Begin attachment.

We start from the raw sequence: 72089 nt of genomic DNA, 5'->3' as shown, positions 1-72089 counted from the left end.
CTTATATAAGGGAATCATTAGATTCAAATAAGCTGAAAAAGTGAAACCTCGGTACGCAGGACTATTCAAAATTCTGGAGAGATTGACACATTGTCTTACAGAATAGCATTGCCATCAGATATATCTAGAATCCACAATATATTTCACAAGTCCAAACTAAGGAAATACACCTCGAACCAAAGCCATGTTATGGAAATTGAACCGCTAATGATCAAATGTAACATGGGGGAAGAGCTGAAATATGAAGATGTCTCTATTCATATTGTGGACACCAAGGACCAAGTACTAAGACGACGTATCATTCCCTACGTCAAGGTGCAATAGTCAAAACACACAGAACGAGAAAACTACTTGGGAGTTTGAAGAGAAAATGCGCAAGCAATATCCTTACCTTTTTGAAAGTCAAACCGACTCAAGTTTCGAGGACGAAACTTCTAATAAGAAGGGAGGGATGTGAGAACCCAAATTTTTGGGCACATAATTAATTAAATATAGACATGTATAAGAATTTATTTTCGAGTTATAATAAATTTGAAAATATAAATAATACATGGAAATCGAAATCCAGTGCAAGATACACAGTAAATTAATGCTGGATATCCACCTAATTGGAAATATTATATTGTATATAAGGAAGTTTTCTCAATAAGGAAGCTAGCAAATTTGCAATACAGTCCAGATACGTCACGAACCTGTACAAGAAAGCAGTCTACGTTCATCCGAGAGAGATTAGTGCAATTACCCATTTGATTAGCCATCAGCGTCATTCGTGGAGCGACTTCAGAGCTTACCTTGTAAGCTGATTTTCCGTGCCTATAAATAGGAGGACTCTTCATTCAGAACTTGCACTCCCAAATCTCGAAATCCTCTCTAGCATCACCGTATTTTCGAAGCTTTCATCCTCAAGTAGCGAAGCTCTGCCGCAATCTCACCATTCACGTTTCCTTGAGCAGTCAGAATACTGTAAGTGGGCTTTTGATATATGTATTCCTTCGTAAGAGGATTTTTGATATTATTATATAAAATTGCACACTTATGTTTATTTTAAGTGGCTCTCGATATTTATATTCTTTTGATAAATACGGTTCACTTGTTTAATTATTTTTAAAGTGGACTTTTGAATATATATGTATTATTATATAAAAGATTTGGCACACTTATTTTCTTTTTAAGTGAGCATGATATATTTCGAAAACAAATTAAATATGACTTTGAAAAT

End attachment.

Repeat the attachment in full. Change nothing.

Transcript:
We start from the raw sequence: 72089 nt of genomic DNA, 5'->3' as shown, positions 1-72089 counted from the left end.
CTTATATAAGGGAATCATTAGATTCAAATAAGCTGAAAAAGTGAAACCTCGGTACGCAGGACTATTCAAAATTCTGGAGAGATTGACACATTGTCTTACAGAATAGCATTGCCATCAGATATATCTAGAATCCACAATATATTTCACAAGTCCAAACTAAGGAAATACACCTCGAACCAAAGCCATGTTATGGAAATTGAACCGCTAATGATCAAATGTAACATGGGGGAAGAGCTGAAATATGAAGATGTCTCTATTCATATTGTGGACACCAAGGACCAAGTACTAAGACGACGTATCATTCCCTACGTCAAGGTGCAATAGTCAAAACACACAGAACGAGAAAACTACTTGGGAGTTTGAAGAGAAAATGCGCAAGCAATATCCTTACCTTTTTGAAAGTCAAACCGACTCAAGTTTCGAGGACGAAACTTCTAATAAGAAGGGAGGGATGTGAGAACCCAAATTTTTGGGCACATAATTAATTAAATATAGACATGTATAAGAATTTATTTTCGAGTTATAATAAATTTGAAAATATAAATAATACATGGAAATCGAAATCCAGTGCAAGATACACAGTAAATTAATGCTGGATATCCACCTAATTGGAAATATTATATTGTATATAAGGAAGTTTTCTCAATAAGGAAGCTAGCAAATTTGCAATACAGTCCAGATACGTCACGAACCTGTACAAGAAAGCAGTCTACGTTCATCCGAGAGAGATTAGTGCAATTACCCATTTGATTAGCCATCAGCGTCATTCGTGGAGCGACTTCAGAGCTTACCTTGTAAGCTGATTTTCCGTGCCTATAAATAGGAGGACTCTTCATTCAGAACTTGCACTCCCAAATCTCGAAATCCTCTCTAGCATCACCGTATTTTCGAAGCTTTCATCCTCAAGTAGCGAAGCTCTGCCGCAATCTCACCATTCACGTTTCCTTGAGCAGTCAGAATACTGTAAGTGGGCTTTTGATATATGTATTCCTTCGTAAGAGGATTTTTGATATTATTATATAAAATTGCACACTTATGTTTATTTTAAGTGGCTCTCGATATTTATATTCTTTTGATAAATACGGTTCACTTGTTTAATTATTTTTAAAGTGGACTTTTGAATATATATGTATTATTATATAAAAGATTTGGCACACTTATTTTCTTTTTAAGTGAGCATGATATATTTCGAAAACAAATTAAATATGACTTTGAAAAT